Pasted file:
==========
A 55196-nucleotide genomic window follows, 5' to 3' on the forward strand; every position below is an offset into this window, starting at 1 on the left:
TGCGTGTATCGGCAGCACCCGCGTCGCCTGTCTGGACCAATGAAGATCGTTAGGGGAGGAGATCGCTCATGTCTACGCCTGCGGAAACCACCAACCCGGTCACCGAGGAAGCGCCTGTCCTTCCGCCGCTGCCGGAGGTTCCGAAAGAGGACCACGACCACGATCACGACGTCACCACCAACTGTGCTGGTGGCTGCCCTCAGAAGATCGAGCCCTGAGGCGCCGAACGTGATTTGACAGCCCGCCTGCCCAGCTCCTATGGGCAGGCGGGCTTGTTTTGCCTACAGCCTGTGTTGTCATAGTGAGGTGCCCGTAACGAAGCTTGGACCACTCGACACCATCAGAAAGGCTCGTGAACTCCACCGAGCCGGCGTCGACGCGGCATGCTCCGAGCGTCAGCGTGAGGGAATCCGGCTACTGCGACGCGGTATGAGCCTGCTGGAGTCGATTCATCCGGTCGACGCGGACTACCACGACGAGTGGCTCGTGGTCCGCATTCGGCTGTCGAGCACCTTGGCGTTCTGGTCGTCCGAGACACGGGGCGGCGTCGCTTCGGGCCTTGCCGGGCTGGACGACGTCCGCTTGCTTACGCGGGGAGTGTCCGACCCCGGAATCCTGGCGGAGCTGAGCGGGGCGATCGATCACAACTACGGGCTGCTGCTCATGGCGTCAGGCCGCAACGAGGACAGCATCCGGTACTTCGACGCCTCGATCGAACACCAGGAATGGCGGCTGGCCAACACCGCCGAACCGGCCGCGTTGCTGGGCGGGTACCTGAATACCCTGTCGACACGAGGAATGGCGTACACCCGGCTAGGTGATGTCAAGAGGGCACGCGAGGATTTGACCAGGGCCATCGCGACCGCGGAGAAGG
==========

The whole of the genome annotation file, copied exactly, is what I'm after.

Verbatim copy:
A 55196-nucleotide genomic window follows, 5' to 3' on the forward strand; every position below is an offset into this window, starting at 1 on the left:
TGCGTGTATCGGCAGCACCCGCGTCGCCTGTCTGGACCAATGAAGATCGTTAGGGGAGGAGATCGCTCATGTCTACGCCTGCGGAAACCACCAACCCGGTCACCGAGGAAGCGCCTGTCCTTCCGCCGCTGCCGGAGGTTCCGAAAGAGGACCACGACCACGATCACGACGTCACCACCAACTGTGCTGGTGGCTGCCCTCAGAAGATCGAGCCCTGAGGCGCCGAACGTGATTTGACAGCCCGCCTGCCCAGCTCCTATGGGCAGGCGGGCTTGTTTTGCCTACAGCCTGTGTTGTCATAGTGAGGTGCCCGTAACGAAGCTTGGACCACTCGACACCATCAGAAAGGCTCGTGAACTCCACCGAGCCGGCGTCGACGCGGCATGCTCCGAGCGTCAGCGTGAGGGAATCCGGCTACTGCGACGCGGTATGAGCCTGCTGGAGTCGATTCATCCGGTCGACGCGGACTACCACGACGAGTGGCTCGTGGTCCGCATTCGGCTGTCGAGCACCTTGGCGTTCTGGTCGTCCGAGACACGGGGCGGCGTCGCTTCGGGCCTTGCCGGGCTGGACGACGTCCGCTTGCTTACGCGGGGAGTGTCCGACCCCGGAATCCTGGCGGAGCTGAGCGGGGCGATCGATCACAACTACGGGCTGCTGCTCATGGCGTCAGGCCGCAACGAGGACAGCATCCGGTACTTCGACGCCTCGATCGAACACCAGGAATGGCGGCTGGCCAACACCGCCGAACCGGCCGCGTTGCTGGGCGGGTACCTGAATACCCTGTCGACACGAGGAATGGCGTACACCCGGCTAGGTGATGTCAAGAGGGCACGCGAGGATTTGACCAGGGCCATCGCGACCGCGGAGAAGG